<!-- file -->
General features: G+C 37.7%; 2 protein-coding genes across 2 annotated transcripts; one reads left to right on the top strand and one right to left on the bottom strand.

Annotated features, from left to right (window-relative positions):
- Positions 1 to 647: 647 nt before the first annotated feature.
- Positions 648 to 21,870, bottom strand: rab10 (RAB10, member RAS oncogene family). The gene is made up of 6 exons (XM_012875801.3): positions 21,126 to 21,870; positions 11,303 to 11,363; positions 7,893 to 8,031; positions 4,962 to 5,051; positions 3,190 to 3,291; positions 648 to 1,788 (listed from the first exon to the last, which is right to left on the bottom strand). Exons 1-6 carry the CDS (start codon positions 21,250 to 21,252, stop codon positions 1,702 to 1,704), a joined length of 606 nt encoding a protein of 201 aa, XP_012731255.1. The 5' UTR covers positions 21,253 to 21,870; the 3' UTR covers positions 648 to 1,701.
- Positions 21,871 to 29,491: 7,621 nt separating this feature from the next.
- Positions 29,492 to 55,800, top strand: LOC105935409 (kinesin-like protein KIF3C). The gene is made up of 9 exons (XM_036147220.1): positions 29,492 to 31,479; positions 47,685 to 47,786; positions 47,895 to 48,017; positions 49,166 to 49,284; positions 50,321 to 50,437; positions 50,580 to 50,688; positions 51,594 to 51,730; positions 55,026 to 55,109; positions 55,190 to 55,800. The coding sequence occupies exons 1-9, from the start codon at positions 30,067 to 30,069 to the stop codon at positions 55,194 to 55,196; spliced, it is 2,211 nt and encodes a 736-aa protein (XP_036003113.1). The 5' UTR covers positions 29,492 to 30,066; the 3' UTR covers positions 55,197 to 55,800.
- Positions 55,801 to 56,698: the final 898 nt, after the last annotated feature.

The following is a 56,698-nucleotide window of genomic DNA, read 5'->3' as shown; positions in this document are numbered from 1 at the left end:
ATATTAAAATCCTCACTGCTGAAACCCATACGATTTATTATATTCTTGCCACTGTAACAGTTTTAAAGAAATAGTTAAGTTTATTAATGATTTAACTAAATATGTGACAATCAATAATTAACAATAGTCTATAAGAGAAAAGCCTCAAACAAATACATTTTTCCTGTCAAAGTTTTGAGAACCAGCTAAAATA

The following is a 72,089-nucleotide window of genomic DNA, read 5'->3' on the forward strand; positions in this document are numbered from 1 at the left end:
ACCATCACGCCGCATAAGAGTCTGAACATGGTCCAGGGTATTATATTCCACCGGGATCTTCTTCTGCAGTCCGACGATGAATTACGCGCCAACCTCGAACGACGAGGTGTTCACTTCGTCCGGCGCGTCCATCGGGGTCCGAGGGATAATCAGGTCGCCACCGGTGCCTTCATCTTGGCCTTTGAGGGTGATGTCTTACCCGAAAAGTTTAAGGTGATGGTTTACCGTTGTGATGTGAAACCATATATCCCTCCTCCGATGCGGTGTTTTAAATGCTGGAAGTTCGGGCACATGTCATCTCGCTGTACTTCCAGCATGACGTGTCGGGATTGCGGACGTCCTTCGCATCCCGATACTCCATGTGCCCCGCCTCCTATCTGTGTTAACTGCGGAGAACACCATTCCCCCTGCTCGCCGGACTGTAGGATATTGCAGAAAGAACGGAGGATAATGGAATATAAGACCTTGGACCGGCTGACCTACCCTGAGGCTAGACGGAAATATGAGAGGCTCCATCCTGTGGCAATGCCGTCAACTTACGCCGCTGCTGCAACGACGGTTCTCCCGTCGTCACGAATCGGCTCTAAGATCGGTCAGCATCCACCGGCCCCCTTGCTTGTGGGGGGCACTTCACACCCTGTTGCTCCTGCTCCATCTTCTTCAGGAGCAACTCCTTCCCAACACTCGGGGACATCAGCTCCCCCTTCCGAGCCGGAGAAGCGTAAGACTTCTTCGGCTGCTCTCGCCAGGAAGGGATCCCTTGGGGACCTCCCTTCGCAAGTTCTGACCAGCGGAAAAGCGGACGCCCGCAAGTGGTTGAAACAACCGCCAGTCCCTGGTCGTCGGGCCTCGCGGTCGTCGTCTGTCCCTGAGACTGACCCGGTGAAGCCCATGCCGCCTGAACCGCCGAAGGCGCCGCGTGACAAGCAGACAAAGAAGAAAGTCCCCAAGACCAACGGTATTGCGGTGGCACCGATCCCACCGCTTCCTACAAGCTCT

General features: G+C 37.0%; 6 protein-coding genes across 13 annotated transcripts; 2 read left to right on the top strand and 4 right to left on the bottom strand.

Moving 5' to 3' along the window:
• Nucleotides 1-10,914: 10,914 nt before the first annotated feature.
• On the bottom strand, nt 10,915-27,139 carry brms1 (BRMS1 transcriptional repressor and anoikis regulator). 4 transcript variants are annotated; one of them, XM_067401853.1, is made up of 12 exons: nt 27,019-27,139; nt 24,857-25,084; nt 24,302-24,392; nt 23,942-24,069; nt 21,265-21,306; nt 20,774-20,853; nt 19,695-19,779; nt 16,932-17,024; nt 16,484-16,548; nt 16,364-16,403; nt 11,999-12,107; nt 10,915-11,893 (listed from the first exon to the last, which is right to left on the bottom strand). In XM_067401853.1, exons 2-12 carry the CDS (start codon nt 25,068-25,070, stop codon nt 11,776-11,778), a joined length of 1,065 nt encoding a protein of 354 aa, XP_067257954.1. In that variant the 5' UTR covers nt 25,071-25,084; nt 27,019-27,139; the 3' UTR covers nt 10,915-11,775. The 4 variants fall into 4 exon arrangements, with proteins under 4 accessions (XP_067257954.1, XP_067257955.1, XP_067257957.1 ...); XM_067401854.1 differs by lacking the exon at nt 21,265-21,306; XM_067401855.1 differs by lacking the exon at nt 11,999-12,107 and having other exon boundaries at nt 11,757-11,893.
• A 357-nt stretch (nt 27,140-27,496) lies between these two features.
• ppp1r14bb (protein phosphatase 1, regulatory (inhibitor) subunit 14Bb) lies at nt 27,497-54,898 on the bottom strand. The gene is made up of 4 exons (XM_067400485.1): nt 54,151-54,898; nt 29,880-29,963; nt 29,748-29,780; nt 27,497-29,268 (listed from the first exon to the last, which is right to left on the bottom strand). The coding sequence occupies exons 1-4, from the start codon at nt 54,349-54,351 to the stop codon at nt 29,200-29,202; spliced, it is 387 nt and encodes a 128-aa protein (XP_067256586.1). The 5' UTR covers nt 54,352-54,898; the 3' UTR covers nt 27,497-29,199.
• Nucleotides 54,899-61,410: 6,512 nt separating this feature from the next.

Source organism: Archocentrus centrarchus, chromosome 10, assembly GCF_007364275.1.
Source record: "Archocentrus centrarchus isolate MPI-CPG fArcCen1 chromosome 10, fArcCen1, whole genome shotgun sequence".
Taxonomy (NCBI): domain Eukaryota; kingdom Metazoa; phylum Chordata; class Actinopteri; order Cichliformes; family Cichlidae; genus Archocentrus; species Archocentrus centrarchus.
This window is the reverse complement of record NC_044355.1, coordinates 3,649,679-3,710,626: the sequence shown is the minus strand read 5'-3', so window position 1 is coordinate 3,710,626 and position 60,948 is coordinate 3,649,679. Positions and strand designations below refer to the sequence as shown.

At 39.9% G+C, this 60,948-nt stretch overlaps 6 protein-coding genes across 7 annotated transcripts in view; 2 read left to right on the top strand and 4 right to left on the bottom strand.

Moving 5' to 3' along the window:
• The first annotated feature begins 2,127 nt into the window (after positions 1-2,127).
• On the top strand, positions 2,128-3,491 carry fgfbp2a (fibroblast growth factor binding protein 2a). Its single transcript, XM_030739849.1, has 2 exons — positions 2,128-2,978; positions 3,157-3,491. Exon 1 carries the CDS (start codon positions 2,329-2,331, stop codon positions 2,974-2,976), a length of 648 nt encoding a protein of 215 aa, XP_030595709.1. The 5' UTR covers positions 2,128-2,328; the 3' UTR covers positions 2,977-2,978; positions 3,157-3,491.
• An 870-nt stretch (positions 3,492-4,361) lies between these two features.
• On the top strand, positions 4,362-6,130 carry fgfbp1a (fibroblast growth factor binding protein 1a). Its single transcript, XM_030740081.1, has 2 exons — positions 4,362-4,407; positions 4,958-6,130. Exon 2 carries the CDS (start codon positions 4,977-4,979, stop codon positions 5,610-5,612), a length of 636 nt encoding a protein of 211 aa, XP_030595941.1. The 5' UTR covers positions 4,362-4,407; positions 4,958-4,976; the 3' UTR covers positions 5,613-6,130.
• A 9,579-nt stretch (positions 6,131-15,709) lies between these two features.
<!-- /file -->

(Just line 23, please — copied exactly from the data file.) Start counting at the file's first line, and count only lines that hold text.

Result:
At 39.9% G+C, this 60,948-nt stretch overlaps 6 protein-coding genes across 7 annotated transcripts in view; 2 read left to right on the top strand and 4 right to left on the bottom strand.